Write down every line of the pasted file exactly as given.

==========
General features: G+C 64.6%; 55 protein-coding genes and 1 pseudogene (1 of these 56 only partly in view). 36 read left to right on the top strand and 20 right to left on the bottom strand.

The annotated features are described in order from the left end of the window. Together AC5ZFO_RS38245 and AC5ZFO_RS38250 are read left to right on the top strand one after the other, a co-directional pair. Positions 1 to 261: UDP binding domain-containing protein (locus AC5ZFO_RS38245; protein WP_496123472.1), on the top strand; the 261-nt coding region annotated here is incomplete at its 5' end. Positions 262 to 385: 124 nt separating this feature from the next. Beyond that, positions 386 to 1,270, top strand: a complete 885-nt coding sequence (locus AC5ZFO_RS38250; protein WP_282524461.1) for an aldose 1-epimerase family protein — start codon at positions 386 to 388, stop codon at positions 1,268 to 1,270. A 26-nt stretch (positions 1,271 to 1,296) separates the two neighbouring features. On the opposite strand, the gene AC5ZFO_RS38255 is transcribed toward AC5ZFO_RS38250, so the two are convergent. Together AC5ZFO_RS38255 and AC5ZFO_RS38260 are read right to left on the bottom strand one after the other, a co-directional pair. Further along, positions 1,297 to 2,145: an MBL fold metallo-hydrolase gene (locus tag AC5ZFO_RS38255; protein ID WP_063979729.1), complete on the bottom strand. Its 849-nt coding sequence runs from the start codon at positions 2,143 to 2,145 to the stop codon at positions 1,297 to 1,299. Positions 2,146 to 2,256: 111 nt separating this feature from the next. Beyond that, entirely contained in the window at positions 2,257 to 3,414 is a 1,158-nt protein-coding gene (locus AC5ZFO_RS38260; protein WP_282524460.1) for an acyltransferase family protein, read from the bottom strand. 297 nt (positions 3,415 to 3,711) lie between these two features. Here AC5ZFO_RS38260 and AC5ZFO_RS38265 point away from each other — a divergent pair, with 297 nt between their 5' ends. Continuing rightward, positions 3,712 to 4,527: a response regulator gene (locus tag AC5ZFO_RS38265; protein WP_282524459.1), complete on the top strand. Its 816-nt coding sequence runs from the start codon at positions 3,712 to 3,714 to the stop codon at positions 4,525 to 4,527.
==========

General features: G+C 64.6%; 55 protein-coding genes and 1 pseudogene (1 of these 56 only partly in view). 36 read left to right on the top strand and 20 right to left on the bottom strand.

The annotated features are described in order from the left end of the window. Together AC5ZFO_RS38245 and AC5ZFO_RS38250 are read left to right on the top strand one after the other, a co-directional pair. Positions 1 to 261: UDP binding domain-containing protein (locus AC5ZFO_RS38245; protein WP_496123472.1), on the top strand; the 261-nt coding region annotated here is incomplete at its 5' end. Positions 262 to 385: 124 nt separating this feature from the next. Beyond that, positions 386 to 1,270, top strand: a complete 885-nt coding sequence (locus AC5ZFO_RS38250; protein WP_282524461.1) for an aldose 1-epimerase family protein — start codon at positions 386 to 388, stop codon at positions 1,268 to 1,270. A 26-nt stretch (positions 1,271 to 1,296) separates the two neighbouring features. On the opposite strand, the gene AC5ZFO_RS38255 is transcribed toward AC5ZFO_RS38250, so the two are convergent. Together AC5ZFO_RS38255 and AC5ZFO_RS38260 are read right to left on the bottom strand one after the other, a co-directional pair. Further along, positions 1,297 to 2,145: an MBL fold metallo-hydrolase gene (locus tag AC5ZFO_RS38255; protein ID WP_063979729.1), complete on the bottom strand. Its 849-nt coding sequence runs from the start codon at positions 2,143 to 2,145 to the stop codon at positions 1,297 to 1,299. Positions 2,146 to 2,256: 111 nt separating this feature from the next. Beyond that, entirely contained in the window at positions 2,257 to 3,414 is a 1,158-nt protein-coding gene (locus AC5ZFO_RS38260; protein WP_282524460.1) for an acyltransferase family protein, read from the bottom strand. 297 nt (positions 3,415 to 3,711) lie between these two features. Here AC5ZFO_RS38260 and AC5ZFO_RS38265 point away from each other — a divergent pair, with 297 nt between their 5' ends. Continuing rightward, positions 3,712 to 4,527: a response regulator gene (locus tag AC5ZFO_RS38265; protein WP_282524459.1), complete on the top strand. Its 816-nt coding sequence runs from the start codon at positions 3,712 to 3,714 to the stop codon at positions 4,525 to 4,527.